Somehow, "finite" must exist within infinite, not only because, as has already been said, infinite is infinite, meaning that it contains or encompasses all there is (and all there is not!), but also because if there were no such thing as "finite" how could we be talking about it? Where would the words come from? The concept itself?
Now, we can say that finite is an illusion. But that does not mean that finite is not real. Clearly, illusions are real; we all live and die by them every day.
So long as we believe ourselves to be the bodies we seem to be living in, then we are caught in the separative universe each of us calls "my life". And it is not helpful, in my opinion, to say "it's not real" because as long as I think I am "me, not you", all of the ramifications of that perspective (birth, disease, disappointment, disaster, death, etc. as well as the "happier" aspects) are "real", as real as necessary for me to feel them, experience them, enjoy them, dread them. What would be the point, for example, of telling the relatives of the 200,000 dead in South Asia that the earthquake/tsunami was not real?.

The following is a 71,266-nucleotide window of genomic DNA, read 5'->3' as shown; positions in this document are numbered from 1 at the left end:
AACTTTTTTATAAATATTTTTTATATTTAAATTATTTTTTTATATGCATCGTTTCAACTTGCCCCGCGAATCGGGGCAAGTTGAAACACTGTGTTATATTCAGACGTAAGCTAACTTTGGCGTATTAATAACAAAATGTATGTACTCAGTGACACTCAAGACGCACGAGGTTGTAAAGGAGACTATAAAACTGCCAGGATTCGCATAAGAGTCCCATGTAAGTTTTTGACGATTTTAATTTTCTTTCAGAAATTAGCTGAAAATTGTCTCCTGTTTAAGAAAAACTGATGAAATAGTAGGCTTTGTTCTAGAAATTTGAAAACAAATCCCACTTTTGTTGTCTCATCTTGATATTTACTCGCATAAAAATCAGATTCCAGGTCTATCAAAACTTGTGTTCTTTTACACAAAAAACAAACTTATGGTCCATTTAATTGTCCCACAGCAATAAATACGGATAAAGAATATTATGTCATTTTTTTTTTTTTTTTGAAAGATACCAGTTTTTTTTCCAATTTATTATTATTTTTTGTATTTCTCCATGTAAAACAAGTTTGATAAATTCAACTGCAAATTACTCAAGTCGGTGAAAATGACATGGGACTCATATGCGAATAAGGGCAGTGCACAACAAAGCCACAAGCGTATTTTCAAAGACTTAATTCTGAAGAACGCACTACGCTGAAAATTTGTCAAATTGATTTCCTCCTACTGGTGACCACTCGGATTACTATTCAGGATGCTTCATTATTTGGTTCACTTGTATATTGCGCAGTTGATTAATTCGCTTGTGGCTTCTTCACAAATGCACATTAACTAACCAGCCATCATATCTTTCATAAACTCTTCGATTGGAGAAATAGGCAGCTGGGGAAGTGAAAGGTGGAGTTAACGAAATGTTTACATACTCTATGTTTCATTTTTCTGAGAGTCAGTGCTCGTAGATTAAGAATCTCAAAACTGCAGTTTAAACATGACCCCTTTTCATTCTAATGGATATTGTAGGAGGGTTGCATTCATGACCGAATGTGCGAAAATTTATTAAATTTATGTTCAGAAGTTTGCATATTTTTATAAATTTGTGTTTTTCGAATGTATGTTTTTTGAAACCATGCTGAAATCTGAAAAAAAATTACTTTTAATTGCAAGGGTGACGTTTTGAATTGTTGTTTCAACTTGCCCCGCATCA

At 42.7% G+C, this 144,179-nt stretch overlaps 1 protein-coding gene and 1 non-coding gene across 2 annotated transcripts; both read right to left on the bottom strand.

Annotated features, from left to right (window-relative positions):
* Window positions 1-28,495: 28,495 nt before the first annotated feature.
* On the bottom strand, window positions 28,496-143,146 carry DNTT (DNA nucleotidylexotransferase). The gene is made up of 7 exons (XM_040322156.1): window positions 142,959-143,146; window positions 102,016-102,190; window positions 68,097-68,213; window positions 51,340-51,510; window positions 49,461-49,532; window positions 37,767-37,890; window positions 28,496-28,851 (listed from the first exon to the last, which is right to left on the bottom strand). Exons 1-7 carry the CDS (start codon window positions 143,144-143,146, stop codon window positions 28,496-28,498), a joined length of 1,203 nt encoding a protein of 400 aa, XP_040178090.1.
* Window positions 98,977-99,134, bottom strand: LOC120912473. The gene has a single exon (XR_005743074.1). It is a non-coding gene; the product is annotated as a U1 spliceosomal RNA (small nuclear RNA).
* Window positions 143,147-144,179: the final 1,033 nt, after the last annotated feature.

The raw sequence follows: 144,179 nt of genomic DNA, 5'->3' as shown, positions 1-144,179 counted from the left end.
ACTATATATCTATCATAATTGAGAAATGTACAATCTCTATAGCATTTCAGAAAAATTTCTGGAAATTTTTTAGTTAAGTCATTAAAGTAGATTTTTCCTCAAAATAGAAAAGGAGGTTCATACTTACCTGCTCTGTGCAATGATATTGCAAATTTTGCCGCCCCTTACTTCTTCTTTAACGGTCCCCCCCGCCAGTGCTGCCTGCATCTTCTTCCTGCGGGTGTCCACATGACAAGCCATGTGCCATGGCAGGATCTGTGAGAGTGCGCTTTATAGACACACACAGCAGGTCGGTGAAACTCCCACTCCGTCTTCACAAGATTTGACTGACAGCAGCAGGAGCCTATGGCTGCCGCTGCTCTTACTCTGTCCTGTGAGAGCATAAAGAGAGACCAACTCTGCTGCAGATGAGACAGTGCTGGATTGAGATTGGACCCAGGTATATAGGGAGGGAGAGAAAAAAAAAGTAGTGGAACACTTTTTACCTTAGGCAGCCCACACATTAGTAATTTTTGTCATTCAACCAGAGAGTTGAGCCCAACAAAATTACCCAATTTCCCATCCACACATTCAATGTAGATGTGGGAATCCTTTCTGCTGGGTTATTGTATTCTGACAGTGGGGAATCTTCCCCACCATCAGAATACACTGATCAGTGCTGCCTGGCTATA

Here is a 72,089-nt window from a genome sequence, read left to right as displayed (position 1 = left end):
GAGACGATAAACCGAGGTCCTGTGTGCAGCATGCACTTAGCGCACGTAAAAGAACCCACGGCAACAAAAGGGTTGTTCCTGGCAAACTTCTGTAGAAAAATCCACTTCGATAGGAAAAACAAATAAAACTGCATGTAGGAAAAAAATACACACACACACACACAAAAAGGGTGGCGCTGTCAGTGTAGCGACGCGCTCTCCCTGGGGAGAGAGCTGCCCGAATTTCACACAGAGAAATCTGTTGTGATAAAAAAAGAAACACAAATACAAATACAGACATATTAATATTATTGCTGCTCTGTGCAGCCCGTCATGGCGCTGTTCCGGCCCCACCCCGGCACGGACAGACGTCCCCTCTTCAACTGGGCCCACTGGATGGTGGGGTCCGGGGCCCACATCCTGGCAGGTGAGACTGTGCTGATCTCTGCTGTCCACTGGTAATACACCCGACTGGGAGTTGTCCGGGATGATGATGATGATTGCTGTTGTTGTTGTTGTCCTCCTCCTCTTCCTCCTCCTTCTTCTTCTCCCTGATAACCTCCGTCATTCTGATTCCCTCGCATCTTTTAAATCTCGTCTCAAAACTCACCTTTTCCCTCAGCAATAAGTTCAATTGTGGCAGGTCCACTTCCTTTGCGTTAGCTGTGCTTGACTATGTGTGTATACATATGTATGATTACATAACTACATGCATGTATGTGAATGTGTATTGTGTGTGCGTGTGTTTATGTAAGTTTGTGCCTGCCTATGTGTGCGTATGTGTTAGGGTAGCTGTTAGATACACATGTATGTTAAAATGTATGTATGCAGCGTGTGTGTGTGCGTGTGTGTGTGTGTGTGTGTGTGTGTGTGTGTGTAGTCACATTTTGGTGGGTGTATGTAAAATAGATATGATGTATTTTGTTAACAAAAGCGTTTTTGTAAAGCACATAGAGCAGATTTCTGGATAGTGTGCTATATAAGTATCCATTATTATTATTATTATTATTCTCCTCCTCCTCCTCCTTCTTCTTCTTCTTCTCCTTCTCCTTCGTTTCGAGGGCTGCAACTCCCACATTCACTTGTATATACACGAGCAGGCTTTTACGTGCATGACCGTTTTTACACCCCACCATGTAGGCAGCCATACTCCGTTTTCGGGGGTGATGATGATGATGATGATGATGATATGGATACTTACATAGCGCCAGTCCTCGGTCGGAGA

What distinguishes illusions is not that they are not real, but that they are not binding. That's the definitive characteristic of illusions, and particularly of "the world".
We are bound by an illusion, any illusion, only as long as we accept its limitations as our own.
As for Einstein, that a mind that reached so successfully so far into the unknown could still allow itself to proclaim "this far and no further" is most interesting, not to say confusing. This is a clear example (in my opinion) of a mind saying, "I like it here". It is, of course, perfectly okay for us to do that; but in doing so, we must remember, choices have consequences.